This spring, the Estonian e-Governance Academy (eGA) celebrated its 20th birthday. Born when Estonia took its first steps of digital transformation, the organisation has been sharing Estonian experience with the world as a leading consultancy. To celebrate its anniversary and to take stock of the experience it has gathered in consulting governments in over 140 countries, at the eGA annual conference 2023 a book, “Twenty Years of Building Digital Societies: Thinking about the Past and Future of Digital Transformation”, written by Peeter Vihma, was presented.
What makes eGA – and the book – special is that experts of eGA whose knowledge is distilled in the book have been personally involved in securing Estonian digital success. To name just some, Arvo Ott, a member of the management board at eGA, was Estonia’s first chief information officer; Linnar Viik, the co-founder of eGA, advised the prime minister on digital affairs in the ground-breaking 1990s, Uuno Valner, senior expert on interoperability ate eGA, was one of the “fathers” of the Estonian X-Road; Liina Hänni, a senior expert of e-democracy at eGA, is the “mother” of i-voting, and so on and so on. Hence, the experience captured in the book reflects not only the state-of-the-art knowledge of e-governance in the world but a very practical and hands-on approach to building digital societies. Here we present four key moments from the book.
One of the key messages of the book is that to extract the most public value from digital technology, its implementation should be systematic. People interested in digital transformation are often motivated by advancements or technological solutions such as blockchain, interoperability, services, or any other part of digital governance. However, perhaps counter to widespread expectations, digital transformation is not primarily about technology but about improving the public sector. This requires returning to the drawing board and thinking through what the government is offering, for whom and by whom. Also, the values upon which services and interactions are built are not unimportant. Because as one of the interviewees said, “If you put stupid service online, you get a stupid online service.”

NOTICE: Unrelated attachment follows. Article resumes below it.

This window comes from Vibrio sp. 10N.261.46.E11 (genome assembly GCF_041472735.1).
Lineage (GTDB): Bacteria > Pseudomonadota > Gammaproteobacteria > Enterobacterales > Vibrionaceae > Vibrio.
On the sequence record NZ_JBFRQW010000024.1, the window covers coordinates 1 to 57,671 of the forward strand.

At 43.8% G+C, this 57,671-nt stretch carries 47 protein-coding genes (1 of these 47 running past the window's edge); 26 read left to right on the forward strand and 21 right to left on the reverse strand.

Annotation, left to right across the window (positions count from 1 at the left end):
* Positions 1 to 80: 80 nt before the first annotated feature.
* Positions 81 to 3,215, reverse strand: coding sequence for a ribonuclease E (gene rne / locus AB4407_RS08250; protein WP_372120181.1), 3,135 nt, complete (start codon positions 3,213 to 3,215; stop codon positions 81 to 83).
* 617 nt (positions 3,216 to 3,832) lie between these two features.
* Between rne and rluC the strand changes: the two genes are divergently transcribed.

Along with these realisations comes the need to ensure that the whole public sector is aware of the digital transformation. For example, the legal framework that regulates digitalisation should be developed parallel to administrative and technological changes. The book showcases several examples of countries where the involvement of different branches of the government either hinders or advances systemic transformation.
To ensure that the country does not paint itself into a corner on its road to digital government, it is vital to ensure that the core technologies and competencies remain at the government’s disposal. Digital transformation is not a one-off endeavour. Digital transformation often advances incrementally in small steps, and after the initial deployment, systems and services need to be maintained and developed. While numerous commercial solutions could be installed quickly, unless the state has full knowledge and control over how the technology works, it could lead to significant unforeseen costs or backlashes. The same applies to technological donations or development aid that can lead to unwanted dependencies. This realisation applies equally to large back office systems (such as interoperability solutions) and citizen-oriented services. In digital service development, for example, civil servants must maintain their knowledge of how the service functions to maintain and improve it as necessary. Hence, while installing “black box” commercial solutions or accepting donations may seem like initially lowering the costs, building domestic competencies and maintaining technological awareness will be more efficient in the long run.